Two well-characterized signaling protein kinases, Erk1/2 and Akt, are expressed in the heart following AMI to improve and restore heart function [37]. Erk1/2 is an important regulator of inflammation and apoptosis [37], which is essential for normal healing process and removal of damage. Akt also has a role in the survival signaling and reduction of inflammation that occurs following AMI [26]. Reduced expression of either or both of these proteins in combination, as seen in 56Fe-IR+AMI hearts by 3 days (3 month post-IR) can have deleterious effects on post-AMI recovery since both are required for removal of ischemia induced damage and cell survival. In addition to Erk1/2, another member of mitogen-activated protein kinase cascade p38 MAPK, was significantly decreased in 56Fe-IR+AMI compared to control+AMI and 1H-IR+AMI hearts. In cardiac cells p38 MAPK functions as a stress response and a survival gene and activation of p38 signaling has been reported to prevent post-AMI heart failure through up-regulation of angiogenesis and activation of anti-apoptotic mechanisms [27]. The undetectable levels of phosphorylated p38 (p-p38) in 56Fe-IR+AMI hearts 3 months post-IR and 3 days after AMI underscore further impairment of cardiac protection signaling and suggest an imminent development of HF in 56Fe-IR hearts [28].

Since it is immeasurably important to determine possible factors that may increase CV degenerative risks due to low dose ionizing particle radiation that will allow for development of mitigating factors to reduce excess CV risks and to maintain cardiac homeostasis after IR exposure we would like to summarize our findings as follows: (1) whether it is 56Fe- or 1H-IR, the heart shows stress and signs of attempted restoration to normal cardiac functioning; (2) single low dose full body 56Fe and 1H-IR induced effects on myocardium are of long duration; (3) the significant negative effects on systolic and diastolic heart functions post-IR, is largely associated with decreased Ca2+ handling, increased hypertrophy signaling, decreased cardiac contractile signaling and decreased p38 MAPK signaling; (4) it is likely that significant alterations in Ca2+ (NCX, SERCA2a) and cardiac hypertrophy signaling (NFATc4, p38 MAPK) detected in our longitudinal studies are early responses to cardiac stress [38], that may arise from the excessive demand on the heart due to prolonged activation of compensatory mechanisms; this could lead to changes in gene transcription and metabolism, thus representing part of the vicious circle that may precipitate HF; (5) in the ischemic model of recovery after AMI, multiple signaling pathways that regulate angiogenesis, survival, proliferation and protein synthesis are significantly inhibited in 56Fe-IR and activated in 1H-IR hearts 3 months post-IR and 3 days post-AMI, while by in 10 months post-IR and 3 days post-AMI the expression of these genes were increased.

Taken together, our data suggest that low dose exposures of charged particles present in the space radiation environment may have significant impact on the CV system. These results are the first reports of the effects of single, low-dose, whole-body proton and 56Fe ion irradiation on the CV system during normal aging and under ischemic conditions. We believe that these findings will provide useful information for risk analysis efforts for future NASA exploration-type space missions and aid in the development of mitigating countermeasures to reduce CV risks during long-duration deep-space missions. In addition, by 2012, more than 120,000 cancer patients in 16 counties [15] have been treated using particle radiation therapy (RT), primarily protons but also including carbon and other HZE ions, with similar centers being planned and constructed every year. Our studies may also provide a foundation for the development of therapeutic measures to prevent CV morbidity and mortality due to cancer radiotherapy (conventional and/or the particle), as well as accidental and occupational IR exposures.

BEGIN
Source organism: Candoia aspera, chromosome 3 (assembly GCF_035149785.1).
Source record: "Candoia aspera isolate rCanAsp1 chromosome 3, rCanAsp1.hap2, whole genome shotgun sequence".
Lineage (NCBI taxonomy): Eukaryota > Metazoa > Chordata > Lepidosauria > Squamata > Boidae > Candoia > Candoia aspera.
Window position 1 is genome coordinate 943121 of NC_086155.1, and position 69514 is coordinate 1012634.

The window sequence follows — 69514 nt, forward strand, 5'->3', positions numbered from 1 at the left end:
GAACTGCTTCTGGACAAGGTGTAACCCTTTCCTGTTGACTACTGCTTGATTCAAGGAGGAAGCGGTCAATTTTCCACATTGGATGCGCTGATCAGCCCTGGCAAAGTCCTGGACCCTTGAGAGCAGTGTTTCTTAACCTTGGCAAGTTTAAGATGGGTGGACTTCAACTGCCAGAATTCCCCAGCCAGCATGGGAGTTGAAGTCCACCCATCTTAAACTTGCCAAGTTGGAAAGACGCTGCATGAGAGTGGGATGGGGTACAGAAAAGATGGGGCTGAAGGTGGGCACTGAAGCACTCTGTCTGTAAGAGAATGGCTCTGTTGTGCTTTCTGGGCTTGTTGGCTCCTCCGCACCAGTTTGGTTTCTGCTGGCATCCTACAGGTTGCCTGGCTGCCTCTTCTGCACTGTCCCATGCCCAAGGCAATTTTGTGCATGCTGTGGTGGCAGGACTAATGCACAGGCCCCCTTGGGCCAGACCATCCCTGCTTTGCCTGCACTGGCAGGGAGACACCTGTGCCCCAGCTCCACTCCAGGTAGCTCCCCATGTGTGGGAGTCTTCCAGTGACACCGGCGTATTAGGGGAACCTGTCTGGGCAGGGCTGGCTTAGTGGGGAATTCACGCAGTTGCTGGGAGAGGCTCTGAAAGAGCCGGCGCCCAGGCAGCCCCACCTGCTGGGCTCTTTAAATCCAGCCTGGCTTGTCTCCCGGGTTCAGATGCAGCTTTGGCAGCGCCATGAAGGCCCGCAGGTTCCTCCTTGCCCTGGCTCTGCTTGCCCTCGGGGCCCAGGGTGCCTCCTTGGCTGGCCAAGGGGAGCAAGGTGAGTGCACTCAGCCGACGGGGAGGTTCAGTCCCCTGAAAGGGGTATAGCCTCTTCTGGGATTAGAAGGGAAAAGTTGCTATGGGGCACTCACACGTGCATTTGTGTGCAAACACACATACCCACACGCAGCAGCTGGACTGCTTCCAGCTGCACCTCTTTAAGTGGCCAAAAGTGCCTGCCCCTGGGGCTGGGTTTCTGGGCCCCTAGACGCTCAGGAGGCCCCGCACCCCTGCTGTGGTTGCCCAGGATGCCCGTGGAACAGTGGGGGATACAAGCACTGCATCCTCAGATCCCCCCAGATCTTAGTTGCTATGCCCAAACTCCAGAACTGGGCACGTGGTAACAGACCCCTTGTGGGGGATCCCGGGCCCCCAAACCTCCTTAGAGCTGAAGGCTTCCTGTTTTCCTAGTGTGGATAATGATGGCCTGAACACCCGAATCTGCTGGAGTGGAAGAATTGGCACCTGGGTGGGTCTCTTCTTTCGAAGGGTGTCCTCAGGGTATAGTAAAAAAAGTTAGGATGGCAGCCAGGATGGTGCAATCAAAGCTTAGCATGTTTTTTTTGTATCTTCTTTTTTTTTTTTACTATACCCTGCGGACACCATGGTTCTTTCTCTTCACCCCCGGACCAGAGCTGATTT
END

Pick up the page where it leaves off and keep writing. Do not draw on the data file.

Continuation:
Supporting Information

Figure S1.

Representative ×100 confocal microscopy images for triple immunostaining with p-H2AX (green), endothelial cell (EC) marker Isolectin/B4 (red) and Topro-3 nuclear staining (blue) in heart tissue after a single, low-dose, full-body (A) 1H-IR and (B) 56Fe-IR mice at 2, 5, 24 hours, and 7, 14 and 28 days post-IR along with respective non-IR control. Green staining within Topro-3 stained nuclei (blue) indicates p-H2AX positive foci.

https://doi.org/10.1371/journal.pone.0110269.s001

(TIF)

Figure S2.

Representative ×200 confocal microscopy images for immunostaining with macrophage marker – CD68 (green) and Topro-3 stained nuclei (red) in heart tissue after a single, low-dose, full-body (A) 1H-IR mice and (B) 56Fe-IR mice at 2, 5, 24 hours, and 7, 14, 28 days, 2 and 3 months post-IR along with respective non-IR control. Note, when CD68-green cytoplasmic staining is overlaid with nuclei-red staining it appears as yellow/green staining.